IDEAS home Printed from https://ideas.repec.org/
MyIDEAS: Log in (now much improved!) to save this paper

Disincentive Effects of Unemployment Benefits and the Role of Caseworkers

Listed author(s):
  • Schmieder, Johannes F.

    ()

    (Boston University)

  • Trenkle, Simon

    ()

    (Institute for Employment Research (IAB), Nuremberg)

A large literature has documented that the unemployment duration of unemployed individuals increases with the generosity of the unemployment insurance (UI) system, which has been interpreted as the disincentive effect of UI benefits. However, unemployed workers typically also have caseworkers assigned who are monitoring and assisting the job search efforts. These caseworkers may respond to differences in UI eligibility by shifting resources (financial or time) between unemployed individuals in order to counteract the moral hazard effect of UI benefits or to focus resources to where they have the largest effect. Depending on the motivations of the caseworker, the effectiveness of caseworker resources and the complementarity between these resources and UI benefits, the typical estimates of the disincentive effects of UI may be biased upwards or downwards in studies that compare workers within the same UI agency. We estimate whether caseworkers respond to the generosity of UI eligibility using a sharp regression discontinuity (RD) design in Germany, where potential UI durations vary with age. We show that across a wide variety of measures, including training programs, wage subsidies, personal meetings and sanctions, UI caseworkers do not treat unemployed with different eligibility differently. At best we find a very small effect that workers with shorter eligibility close to the exhaustion point are more likely to be assigned to training programs that prolong their UI eligibility. The typical RD estimates of the UI disincentive effects thus seem to be valid estimates.

If you experience problems downloading a file, check if you have the proper application to view it first. In case of further problems read the IDEAS help page. Note that these files are not on the IDEAS site. Please be patient as the files may be large.

File URL: http://ftp.iza.org/dp9868.pdf
Download Restriction: no

Paper provided by Institute for the Study of Labor (IZA) in its series IZA Discussion Papers with number 9868.

as
in new window

Length: 41 pages
Date of creation: Apr 2016
Handle: RePEc:iza:izadps:dp9868
Contact details of provider: Postal:
IZA, P.O. Box 7240, D-53072 Bonn, Germany

Phone: +49 228 3894 223
Fax: +49 228 3894 180
Web page: http://www.iza.org

Order Information: Postal: IZA, Margard Ody, P.O. Box 7240, D-53072 Bonn, Germany
Email:


References listed on IDEAS
Please report citation or reference errors to , or , if you are the registered author of the cited work, log in to your RePEc Author Service profile, click on "citations" and make appropriate adjustments.:

as
in new window


  1. David Card & Jochen Kluve & Andrea Weber, 2010. "Active Labour Market Policy Evaluations: A Meta-Analysis," Economic Journal, Royal Economic Society, vol. 120(548), pages 452-477, November.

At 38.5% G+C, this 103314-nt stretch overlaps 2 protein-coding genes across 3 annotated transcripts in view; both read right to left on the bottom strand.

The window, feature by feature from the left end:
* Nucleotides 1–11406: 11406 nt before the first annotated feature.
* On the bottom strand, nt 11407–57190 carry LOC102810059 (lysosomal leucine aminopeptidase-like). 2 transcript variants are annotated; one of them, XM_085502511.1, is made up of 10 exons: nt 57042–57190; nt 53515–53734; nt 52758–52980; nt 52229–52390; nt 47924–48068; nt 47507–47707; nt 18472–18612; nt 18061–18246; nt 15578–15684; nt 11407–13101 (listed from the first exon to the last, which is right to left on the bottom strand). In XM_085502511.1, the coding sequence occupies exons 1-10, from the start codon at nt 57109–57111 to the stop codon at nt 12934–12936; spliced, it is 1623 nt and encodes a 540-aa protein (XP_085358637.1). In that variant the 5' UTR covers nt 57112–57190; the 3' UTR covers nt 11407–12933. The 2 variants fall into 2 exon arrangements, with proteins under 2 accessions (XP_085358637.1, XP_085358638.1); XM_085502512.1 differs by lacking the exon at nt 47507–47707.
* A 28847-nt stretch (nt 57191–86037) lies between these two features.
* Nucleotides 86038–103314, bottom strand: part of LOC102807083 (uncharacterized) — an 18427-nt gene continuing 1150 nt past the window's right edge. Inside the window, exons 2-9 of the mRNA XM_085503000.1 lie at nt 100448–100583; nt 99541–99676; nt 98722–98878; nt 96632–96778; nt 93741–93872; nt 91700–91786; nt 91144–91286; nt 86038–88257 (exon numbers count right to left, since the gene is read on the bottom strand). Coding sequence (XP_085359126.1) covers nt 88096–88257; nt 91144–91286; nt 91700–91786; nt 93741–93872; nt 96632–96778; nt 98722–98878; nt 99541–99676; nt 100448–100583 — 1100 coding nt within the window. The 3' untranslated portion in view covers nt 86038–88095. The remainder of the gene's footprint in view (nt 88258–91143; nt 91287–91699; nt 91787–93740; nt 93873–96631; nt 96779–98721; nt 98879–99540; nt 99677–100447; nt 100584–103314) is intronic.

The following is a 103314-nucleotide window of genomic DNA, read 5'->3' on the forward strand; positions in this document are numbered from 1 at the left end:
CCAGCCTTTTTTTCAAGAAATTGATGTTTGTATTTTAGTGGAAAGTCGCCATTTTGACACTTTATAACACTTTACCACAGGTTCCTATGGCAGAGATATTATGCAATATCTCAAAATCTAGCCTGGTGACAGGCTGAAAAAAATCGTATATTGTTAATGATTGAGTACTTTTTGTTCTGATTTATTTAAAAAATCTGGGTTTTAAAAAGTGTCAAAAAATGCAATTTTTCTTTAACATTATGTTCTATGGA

2. David Card & Andrew Johnston & Pauline Leung & Alexandre Mas & Zhuan Pei, 2015. "The Effect of Unemployment Benefits on the Duration of Unemployment Insurance Receipt: New Evidence from a Regression Kink Design in Missouri, 2003-2013," American Economic Review, American Economic Association, vol. 105(5), pages 126-130, May.
  3. Annette Bergemann, 2011. "The threat effect of participation in active labor market programs on job search behavior of migrants in Germany," International Journal of Manpower, Emerald Group Publishing, vol. 32(7), pages 777-795, October.
  4. Eichhorst, Werner & Marx, Paul, 2009. "Reforming German Labor Market Institutions: A Dual Path to Flexibility," IZA Discussion Papers 4100, Institute for the Study of Labor (IZA).
  5. Andrew C. Johnston & Alexandre Mas, 2015. "Potential Unemployment Insurance Duration and Labor Supply: The Individual and Market-Level Response to a Benefit Cut," Working Papers 590, Princeton University, Department of Economics, Industrial Relations Section..
Full references (including those not matched with items on IDEAS)

This item is not listed on Wikipedia, on a reading list or among the top items on IDEAS.

When requesting a correction, please mention this item's handle: RePEc:iza:izadps:dp9868. See general information about how to correct material in RePEc.

For technical questions regarding this item, or to correct its authors, title, abstract, bibliographic or download information, contact: (Mark Fallak)

If you have authored this item and are not yet registered with RePEc, we encourage you to do it here. This allows to link your profile to this item. It also allows you to accept potential citations to this item that we are uncertain about.

If references are entirely missing, you can add them using this form.

If the full references list an item that is present in RePEc, but the system did not link to it, you can help with this form.

If you know of missing items citing this one, you can help us creating those links by adding the relevant references in the same way as above, for each refering item. If you are a registered author of this item, you may also want to check the "citations" tab in your profile, as there may be some citations waiting for confirmation.

Please note that corrections may take a couple of weeks to filter through the various RePEc services.

This information is provided to you by IDEAS at the Research Division of the Federal Reserve Bank of St. Louis using RePEc data.